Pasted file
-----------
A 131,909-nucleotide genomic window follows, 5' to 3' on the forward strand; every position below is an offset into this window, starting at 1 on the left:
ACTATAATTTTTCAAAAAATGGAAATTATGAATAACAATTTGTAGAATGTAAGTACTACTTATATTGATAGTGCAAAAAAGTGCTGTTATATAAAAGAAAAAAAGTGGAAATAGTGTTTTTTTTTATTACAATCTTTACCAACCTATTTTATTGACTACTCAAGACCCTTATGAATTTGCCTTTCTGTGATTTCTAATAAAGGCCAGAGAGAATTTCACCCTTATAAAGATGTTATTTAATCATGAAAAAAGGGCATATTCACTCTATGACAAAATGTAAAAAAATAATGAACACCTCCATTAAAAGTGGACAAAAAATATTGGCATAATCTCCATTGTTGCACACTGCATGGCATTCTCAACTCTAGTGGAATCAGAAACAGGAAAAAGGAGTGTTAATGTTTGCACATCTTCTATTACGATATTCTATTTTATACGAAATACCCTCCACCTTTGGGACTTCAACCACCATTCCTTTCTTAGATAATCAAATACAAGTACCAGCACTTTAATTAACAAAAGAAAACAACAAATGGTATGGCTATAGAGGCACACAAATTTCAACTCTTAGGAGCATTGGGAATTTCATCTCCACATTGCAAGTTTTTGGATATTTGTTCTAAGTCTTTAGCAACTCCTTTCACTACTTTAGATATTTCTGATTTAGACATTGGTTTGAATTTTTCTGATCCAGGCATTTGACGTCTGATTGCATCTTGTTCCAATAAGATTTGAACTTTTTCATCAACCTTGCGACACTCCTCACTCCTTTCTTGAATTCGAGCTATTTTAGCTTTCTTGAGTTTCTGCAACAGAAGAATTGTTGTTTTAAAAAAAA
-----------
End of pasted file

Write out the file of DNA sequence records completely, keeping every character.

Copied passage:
A 131,909-nucleotide genomic window follows, 5' to 3' on the forward strand; every position below is an offset into this window, starting at 1 on the left:
ACTATAATTTTTCAAAAAATGGAAATTATGAATAACAATTTGTAGAATGTAAGTACTACTTATATTGATAGTGCAAAAAAGTGCTGTTATATAAAAGAAAAAAAGTGGAAATAGTGTTTTTTTTTATTACAATCTTTACCAACCTATTTTATTGACTACTCAAGACCCTTATGAATTTGCCTTTCTGTGATTTCTAATAAAGGCCAGAGAGAATTTCACCCTTATAAAGATGTTATTTAATCATGAAAAAAGGGCATATTCACTCTATGACAAAATGTAAAAAAATAATGAACACCTCCATTAAAAGTGGACAAAAAATATTGGCATAATCTCCATTGTTGCACACTGCATGGCATTCTCAACTCTAGTGGAATCAGAAACAGGAAAAAGGAGTGTTAATGTTTGCACATCTTCTATTACGATATTCTATTTTATACGAAATACCCTCCACCTTTGGGACTTCAACCACCATTCCTTTCTTAGATAATCAAATACAAGTACCAGCACTTTAATTAACAAAAGAAAACAACAAATGGTATGGCTATAGAGGCACACAAATTTCAACTCTTAGGAGCATTGGGAATTTCATCTCCACATTGCAAGTTTTTGGATATTTGTTCTAAGTCTTTAGCAACTCCTTTCACTACTTTAGATATTTCTGATTTAGACATTGGTTTGAATTTTTCTGATCCAGGCATTTGACGTCTGATTGCATCTTGTTCCAATAAGATTTGAACTTTTTCATCAACCTTGCGACACTCCTCACTCCTTTCTTGAATTCGAGCTATTTTAGCTTTCTTGAGTTTCTGCAACAGAAGAATTGTTGTTTTAAAAAAAA